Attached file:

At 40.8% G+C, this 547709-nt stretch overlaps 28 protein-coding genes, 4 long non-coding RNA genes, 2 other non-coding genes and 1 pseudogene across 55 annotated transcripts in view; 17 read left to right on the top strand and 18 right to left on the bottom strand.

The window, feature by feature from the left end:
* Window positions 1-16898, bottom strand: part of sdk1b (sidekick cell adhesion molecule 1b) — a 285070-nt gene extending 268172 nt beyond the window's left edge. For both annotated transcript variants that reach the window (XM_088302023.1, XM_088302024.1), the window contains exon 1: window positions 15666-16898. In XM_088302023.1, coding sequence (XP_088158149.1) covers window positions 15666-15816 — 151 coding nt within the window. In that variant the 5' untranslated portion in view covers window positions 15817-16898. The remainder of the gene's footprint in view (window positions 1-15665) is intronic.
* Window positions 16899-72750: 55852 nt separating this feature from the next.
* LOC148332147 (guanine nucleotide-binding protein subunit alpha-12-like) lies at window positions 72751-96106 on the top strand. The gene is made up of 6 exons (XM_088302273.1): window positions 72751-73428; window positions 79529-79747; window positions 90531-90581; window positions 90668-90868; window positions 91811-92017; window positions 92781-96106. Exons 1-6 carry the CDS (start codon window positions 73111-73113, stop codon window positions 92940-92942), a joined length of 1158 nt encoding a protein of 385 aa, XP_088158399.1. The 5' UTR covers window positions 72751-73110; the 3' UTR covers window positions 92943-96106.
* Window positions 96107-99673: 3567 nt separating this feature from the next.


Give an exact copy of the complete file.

At 40.8% G+C, this 547709-nt stretch overlaps 28 protein-coding genes, 4 long non-coding RNA genes, 2 other non-coding genes and 1 pseudogene across 55 annotated transcripts in view; 17 read left to right on the top strand and 18 right to left on the bottom strand.

The window, feature by feature from the left end:
* Window positions 1-16898, bottom strand: part of sdk1b (sidekick cell adhesion molecule 1b) — a 285070-nt gene extending 268172 nt beyond the window's left edge. For both annotated transcript variants that reach the window (XM_088302023.1, XM_088302024.1), the window contains exon 1: window positions 15666-16898. In XM_088302023.1, coding sequence (XP_088158149.1) covers window positions 15666-15816 — 151 coding nt within the window. In that variant the 5' untranslated portion in view covers window positions 15817-16898. The remainder of the gene's footprint in view (window positions 1-15665) is intronic.
* Window positions 16899-72750: 55852 nt separating this feature from the next.
* LOC148332147 (guanine nucleotide-binding protein subunit alpha-12-like) lies at window positions 72751-96106 on the top strand. The gene is made up of 6 exons (XM_088302273.1): window positions 72751-73428; window positions 79529-79747; window positions 90531-90581; window positions 90668-90868; window positions 91811-92017; window positions 92781-96106. Exons 1-6 carry the CDS (start codon window positions 73111-73113, stop codon window positions 92940-92942), a joined length of 1158 nt encoding a protein of 385 aa, XP_088158399.1. The 5' UTR covers window positions 72751-73110; the 3' UTR covers window positions 92943-96106.
* Window positions 96107-99673: 3567 nt separating this feature from the next.